LADDER IN THE MOON LIGHT

By Ana Ingham
Brighton: A Pen Press Publication, 2008
ISBN # 978-1-906206-35-2
185 pages

Comments by Bob Corbett
June 2008

I tried hard to dislike this novel. At times it seemed easy, I really didnít like the people. Yet little by little author Ana Ingham won me over, but not without great resistance on my part. It was as if I were in a pitched battled with her, growling at her at times, disgusted at others, but strangely drawn to read on. Eventually the crest of the flood came yesterday while waiting for a bus in a shelter with winds blowing light sprinkles on me and the last pages of the book. Inghramís characters finally won out over my doubts and frustrations.

I came away believing this painful little book is well-written, extremely challenging, and in the end, quite rewarding.

The basic story is quite simple and unremarkable. Artist Ben is dying. His former wife, Suzan, who lives near-by in the artistic enclave in Cornwall, is conflicted about his illness. She is both angry and hurt by his way of treating her both in their marriage and in recent times, and she seems about ready to enter into a new relationship with Anthony, another local artist.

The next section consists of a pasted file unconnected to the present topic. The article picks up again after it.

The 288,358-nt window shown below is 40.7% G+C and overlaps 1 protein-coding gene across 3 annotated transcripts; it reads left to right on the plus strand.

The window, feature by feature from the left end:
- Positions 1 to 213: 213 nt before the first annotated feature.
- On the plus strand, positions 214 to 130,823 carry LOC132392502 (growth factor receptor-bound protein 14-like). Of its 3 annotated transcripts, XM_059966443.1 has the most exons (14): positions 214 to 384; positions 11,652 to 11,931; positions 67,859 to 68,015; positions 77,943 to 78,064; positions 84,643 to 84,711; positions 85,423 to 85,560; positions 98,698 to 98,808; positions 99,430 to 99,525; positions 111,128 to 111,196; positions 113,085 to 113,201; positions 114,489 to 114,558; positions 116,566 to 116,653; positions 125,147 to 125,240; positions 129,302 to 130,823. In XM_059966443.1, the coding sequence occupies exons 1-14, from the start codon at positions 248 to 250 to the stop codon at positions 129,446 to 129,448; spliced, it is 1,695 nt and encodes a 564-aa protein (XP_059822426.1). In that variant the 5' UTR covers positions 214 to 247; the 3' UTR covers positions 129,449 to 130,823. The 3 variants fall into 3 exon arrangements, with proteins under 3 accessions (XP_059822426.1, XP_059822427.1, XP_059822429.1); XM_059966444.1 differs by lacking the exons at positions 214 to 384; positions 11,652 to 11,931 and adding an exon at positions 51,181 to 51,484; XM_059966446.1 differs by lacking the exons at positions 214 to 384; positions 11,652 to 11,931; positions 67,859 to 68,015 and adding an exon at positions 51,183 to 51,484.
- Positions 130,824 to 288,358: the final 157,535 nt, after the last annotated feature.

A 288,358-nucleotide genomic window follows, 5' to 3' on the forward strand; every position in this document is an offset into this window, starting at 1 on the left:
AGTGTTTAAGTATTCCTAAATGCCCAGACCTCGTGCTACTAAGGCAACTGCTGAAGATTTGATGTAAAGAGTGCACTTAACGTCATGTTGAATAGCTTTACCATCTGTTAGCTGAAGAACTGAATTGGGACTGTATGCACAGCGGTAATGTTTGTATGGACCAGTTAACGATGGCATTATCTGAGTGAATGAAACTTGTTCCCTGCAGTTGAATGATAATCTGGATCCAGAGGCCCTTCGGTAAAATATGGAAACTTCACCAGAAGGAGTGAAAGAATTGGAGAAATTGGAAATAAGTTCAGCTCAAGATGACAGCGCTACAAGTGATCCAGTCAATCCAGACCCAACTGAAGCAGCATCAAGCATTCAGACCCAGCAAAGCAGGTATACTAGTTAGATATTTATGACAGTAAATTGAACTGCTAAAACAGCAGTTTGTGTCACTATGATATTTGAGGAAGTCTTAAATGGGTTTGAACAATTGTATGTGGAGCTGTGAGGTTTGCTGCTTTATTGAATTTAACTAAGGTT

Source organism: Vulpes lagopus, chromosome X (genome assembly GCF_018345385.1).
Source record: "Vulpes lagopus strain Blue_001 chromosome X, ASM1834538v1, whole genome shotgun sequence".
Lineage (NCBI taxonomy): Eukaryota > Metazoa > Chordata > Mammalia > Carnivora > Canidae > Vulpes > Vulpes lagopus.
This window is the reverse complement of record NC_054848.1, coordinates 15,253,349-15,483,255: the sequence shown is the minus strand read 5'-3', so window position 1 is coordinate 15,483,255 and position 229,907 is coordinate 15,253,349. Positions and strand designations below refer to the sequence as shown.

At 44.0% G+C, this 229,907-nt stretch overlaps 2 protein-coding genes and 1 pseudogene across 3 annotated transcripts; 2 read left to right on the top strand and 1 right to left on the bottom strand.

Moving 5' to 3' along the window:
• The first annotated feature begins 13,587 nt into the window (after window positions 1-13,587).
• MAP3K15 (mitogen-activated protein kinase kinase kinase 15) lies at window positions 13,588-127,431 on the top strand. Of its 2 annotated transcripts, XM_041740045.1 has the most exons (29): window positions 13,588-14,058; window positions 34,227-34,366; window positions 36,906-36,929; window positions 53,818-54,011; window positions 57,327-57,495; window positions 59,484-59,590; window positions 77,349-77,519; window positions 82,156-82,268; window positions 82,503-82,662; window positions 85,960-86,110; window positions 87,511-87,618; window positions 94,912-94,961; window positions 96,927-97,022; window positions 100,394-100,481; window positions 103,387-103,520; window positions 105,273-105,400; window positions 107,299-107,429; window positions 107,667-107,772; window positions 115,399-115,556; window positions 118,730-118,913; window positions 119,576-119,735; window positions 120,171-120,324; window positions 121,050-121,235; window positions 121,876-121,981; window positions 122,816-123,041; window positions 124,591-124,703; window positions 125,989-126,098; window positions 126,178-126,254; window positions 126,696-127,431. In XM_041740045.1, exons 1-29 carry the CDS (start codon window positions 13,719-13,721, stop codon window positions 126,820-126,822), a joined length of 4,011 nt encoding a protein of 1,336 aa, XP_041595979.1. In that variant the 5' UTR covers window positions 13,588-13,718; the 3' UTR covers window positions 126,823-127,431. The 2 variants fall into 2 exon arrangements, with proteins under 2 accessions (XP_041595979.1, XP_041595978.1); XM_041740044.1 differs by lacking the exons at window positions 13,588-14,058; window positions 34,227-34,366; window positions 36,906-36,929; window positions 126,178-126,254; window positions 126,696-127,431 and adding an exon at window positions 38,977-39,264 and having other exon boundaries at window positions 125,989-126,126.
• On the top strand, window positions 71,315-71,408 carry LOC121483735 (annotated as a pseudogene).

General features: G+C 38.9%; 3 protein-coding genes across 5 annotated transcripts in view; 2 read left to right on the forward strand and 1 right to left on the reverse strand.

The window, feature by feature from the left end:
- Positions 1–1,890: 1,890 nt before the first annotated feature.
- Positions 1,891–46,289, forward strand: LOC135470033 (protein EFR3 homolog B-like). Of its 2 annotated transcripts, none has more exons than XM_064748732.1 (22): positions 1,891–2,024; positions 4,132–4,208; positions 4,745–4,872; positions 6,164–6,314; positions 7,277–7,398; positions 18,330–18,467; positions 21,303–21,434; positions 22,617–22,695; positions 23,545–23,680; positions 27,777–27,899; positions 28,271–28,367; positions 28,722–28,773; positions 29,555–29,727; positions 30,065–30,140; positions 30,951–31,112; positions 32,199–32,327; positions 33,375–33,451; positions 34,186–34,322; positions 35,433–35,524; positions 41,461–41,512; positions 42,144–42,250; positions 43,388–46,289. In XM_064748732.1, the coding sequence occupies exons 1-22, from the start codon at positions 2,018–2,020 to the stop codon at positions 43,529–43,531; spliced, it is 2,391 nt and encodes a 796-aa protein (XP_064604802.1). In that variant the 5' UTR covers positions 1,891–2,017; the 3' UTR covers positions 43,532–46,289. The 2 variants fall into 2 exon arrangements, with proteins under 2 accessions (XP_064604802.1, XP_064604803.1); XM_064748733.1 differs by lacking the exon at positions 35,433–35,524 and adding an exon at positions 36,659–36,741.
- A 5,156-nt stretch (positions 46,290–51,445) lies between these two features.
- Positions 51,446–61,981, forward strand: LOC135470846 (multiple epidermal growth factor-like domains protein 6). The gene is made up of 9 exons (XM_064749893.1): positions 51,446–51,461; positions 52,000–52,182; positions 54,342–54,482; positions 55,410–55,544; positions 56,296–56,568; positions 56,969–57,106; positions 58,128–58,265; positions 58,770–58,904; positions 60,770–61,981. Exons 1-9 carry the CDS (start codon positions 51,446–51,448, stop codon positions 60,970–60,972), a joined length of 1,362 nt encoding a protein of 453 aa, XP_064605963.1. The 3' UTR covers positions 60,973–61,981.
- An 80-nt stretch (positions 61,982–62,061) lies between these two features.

The drama is in the last days of Benís life with Suzan emerging by process of elimination, as the last friend at Benís side.

The experience of this read was exceptional for me, a virtual pitched battle with the author. I tried so hard to dislike the novel and succeeded in at least disliking every character of significance. They seemed so self-absorbed, living extremely insular lives as though the larger external world didnít even exist. Privileged, educated artistic pretenders whose lives seemed so trivial, even disgusting, that I was strongly given to detest them. I wouldnít have wanted to spend ten minutes with a single one of them.

Ana Ingham had a very hard uphill struggle to make me believe their story was worth telling. That she did this, building her case slowly, cutting through some of my deep biases toward such people, to make the human suffered and the complexity of their inner lives come to life with such gut-wrenching feeling that, in the end, I had to care, had to feel their pain and to be sympathetic, convinced me of Inghamís power as a novelist. This reading was like a pitched battle and in the end Ingham won.